I’ve learned a few things knitting this sweater. One, I can knit pretty quickly when I have a mind to do so. (See the finished sweater back here.) I also did the entire right front of the cardigan in one day.
Two, Zonta Wires are the bomb. See all of that stuff holding the knitting in place in the picture above? I could – but didn’t – pin a couple of strategic T-pins to get it to hold to the piece to its correct dimensions. More on that in a minute. Ordering information for the wires (NAYY) and related chat can be found here.
(Ooh, Matt just came downstairs modeling his wedding tux to make sure it still fit after dry cleaning and to have me adjust the tie. Lookin’ good, hubba hubba!)
Three, after knitting for seven years, I have rediscovered the Fundamental Law of Ribbing. Now we all know ribbing pulls in, that’s what it is supposed to do. Given the same yarn and needle size, thirty stitches of ribbing will be less wide than thirty stitches of stockinette, right? However, I had always held this inexplicable belief that if you wanted to, you could block ribbing into the same width as stockinette. That’s why some people use the same size needles (instead of one or two smaller) for bottom sweater edges and don’t start with 90% of the total stitches, that way, a sweater won’t hug around the posterior unattractively. Or so they said.
It’s not true.
Or, let me rephrase, at least in my hands and needles, this is not true. I added a slight rib detail (3×2 ribbing on the outer 2 inches that you totally can’t see in any of the photos) to the sides of this cardigan, originally thinking it would add a slight waist definition w/o my having to actually do decreases and increases. As I mentioned before, when I got to where the armscye bind off occurs, I decided to make the ribs a design detail and take it all the way to the top. (Yeah, racing stripes!) I thought it would be trivial to wet-block it to the correct width.
I had my first indication of a problem when I knit the shoulder section of the cardigan back. If you clicked on the picture of the finished piece, you might have noticed that there were only wires on the shoulder tabs. This is because I had to rip and reknit them after the rest of the piece was blocked. The same number of stitches in a 3×2 rib do not generate the same amount of width as the stockinette no matter what you do during a wet block. Ribbing on both sides made the sweater shrink from 18.5″ wide to 16″ wide. There’s no way on God’s green earth that I am going to fit (attractively, anyway) into a 32″ sweater. I checked the stockinette gauge a million times, and I was spot on.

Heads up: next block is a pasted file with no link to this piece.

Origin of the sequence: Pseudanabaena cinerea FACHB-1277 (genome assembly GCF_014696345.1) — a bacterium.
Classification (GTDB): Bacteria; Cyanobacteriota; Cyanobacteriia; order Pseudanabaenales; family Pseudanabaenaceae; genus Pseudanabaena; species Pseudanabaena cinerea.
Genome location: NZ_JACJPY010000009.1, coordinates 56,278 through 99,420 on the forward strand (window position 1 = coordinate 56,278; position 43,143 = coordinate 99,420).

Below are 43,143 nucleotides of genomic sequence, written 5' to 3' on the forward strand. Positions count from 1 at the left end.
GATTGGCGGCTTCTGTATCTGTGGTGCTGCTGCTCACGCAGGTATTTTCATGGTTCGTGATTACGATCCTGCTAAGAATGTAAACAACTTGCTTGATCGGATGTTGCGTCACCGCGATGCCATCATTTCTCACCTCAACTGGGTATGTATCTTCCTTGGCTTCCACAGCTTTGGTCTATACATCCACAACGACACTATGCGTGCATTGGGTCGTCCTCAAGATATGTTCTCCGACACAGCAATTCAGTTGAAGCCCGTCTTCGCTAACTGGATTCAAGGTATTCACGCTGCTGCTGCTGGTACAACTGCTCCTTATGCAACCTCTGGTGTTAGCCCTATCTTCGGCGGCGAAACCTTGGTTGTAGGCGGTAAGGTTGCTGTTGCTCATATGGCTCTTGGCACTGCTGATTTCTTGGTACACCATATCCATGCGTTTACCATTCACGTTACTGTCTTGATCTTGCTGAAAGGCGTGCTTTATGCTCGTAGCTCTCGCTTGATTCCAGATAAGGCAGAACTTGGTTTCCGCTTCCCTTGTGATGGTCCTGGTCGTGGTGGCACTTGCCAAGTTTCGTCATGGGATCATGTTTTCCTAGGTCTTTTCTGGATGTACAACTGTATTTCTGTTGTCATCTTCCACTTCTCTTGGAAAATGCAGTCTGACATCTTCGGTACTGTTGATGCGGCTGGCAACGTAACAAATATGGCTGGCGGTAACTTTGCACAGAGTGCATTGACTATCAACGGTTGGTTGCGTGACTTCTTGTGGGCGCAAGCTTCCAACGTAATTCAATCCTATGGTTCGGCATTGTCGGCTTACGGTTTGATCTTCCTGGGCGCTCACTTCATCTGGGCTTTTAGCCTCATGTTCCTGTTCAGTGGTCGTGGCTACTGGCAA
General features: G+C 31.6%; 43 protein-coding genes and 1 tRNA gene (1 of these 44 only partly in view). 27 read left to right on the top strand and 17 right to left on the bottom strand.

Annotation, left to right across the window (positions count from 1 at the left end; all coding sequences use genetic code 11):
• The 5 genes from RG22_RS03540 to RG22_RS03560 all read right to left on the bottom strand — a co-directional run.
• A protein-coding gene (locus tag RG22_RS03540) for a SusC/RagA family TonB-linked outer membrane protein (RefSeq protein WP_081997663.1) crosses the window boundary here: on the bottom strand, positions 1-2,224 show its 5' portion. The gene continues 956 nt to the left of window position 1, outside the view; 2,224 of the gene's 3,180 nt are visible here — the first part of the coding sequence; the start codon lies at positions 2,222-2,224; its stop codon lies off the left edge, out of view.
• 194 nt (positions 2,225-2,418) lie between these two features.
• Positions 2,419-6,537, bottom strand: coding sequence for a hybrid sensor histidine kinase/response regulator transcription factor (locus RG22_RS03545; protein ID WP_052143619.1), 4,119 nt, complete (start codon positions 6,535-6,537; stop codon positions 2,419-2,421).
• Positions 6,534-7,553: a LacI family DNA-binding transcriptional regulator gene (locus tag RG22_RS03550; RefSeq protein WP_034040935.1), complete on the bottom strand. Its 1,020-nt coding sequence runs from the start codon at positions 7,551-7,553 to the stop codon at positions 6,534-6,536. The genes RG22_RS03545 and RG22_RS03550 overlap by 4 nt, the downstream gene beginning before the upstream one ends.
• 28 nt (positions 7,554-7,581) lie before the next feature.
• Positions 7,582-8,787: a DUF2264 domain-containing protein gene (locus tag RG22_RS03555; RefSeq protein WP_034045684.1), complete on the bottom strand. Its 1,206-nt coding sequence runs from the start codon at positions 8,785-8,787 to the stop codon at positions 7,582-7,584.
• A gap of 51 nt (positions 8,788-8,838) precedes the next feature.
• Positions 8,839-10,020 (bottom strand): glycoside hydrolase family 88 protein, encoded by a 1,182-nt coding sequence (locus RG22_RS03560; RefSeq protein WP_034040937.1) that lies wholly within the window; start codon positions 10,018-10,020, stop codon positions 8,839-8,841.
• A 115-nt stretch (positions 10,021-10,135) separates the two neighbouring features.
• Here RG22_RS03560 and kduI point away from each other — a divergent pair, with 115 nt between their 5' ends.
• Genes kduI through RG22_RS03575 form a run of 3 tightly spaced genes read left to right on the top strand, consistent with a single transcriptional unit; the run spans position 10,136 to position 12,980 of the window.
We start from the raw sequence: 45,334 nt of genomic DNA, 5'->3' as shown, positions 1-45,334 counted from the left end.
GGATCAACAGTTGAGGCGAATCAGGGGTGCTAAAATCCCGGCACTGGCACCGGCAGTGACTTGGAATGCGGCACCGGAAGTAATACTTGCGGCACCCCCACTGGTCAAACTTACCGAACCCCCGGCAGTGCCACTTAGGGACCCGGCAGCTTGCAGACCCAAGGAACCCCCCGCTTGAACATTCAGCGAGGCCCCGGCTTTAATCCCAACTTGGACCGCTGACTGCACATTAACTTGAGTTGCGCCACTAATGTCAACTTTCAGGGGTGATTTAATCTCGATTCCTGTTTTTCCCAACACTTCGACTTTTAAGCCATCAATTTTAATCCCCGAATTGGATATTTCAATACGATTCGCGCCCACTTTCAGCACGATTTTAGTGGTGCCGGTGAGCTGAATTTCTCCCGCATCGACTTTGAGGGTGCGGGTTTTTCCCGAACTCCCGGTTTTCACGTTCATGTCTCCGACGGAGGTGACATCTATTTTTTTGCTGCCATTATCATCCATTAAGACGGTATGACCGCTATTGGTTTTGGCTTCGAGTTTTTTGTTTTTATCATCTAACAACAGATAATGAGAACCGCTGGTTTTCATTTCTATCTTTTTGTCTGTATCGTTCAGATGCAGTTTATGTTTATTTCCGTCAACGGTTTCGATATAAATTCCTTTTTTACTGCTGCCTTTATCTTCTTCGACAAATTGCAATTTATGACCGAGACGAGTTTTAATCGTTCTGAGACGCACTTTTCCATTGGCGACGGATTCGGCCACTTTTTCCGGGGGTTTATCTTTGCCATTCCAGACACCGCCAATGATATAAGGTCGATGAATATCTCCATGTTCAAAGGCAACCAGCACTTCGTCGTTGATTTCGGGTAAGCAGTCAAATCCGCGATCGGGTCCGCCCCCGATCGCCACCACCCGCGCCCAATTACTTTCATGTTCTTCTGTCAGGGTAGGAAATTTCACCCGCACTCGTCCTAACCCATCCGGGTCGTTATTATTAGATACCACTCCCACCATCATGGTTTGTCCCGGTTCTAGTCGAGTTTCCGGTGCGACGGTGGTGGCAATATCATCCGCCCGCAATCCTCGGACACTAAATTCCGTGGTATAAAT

So once I had realized there was all of this time and effort on a 32″ sweater, I had a most painful episode of IBS (I’ve been afflicted with a mild case of this since I was a teenager). Matt’s comment went something like, “It’s a sweater, for God’s sake. Can’t you be stressed about something important?” Uh, sorry. But then I had an inspiration! A moment of pure light.
I pulled out my iron and pressed the bejeezus out of that piece. Last night, it yielded to me (my “iron will”? ha ha) and assumed the proper dimensions. I actually like how pressed knitting looks. A lot of people feel pressing sucks the life out of knitting, but I think it adds a bit of polish to it. Anyway, I don’t know if it shrank back to its blocked dimensions overnight (gulp!), and I know it will definitely shrink the next time I wash it, so this is a strong lesson learned.
Just to make sure I wasn’t completely insane, I looked up a Rowan pattern where the front is ribbed, and the back is stockinette. Hm, cast on 86 stitches for the back, cast on 49 stitches for each front half of the cardigan. Design maven Kim Hargreaves is apparently quite aware of the fundamental law of ribbing. Damn. Well, better luck next time.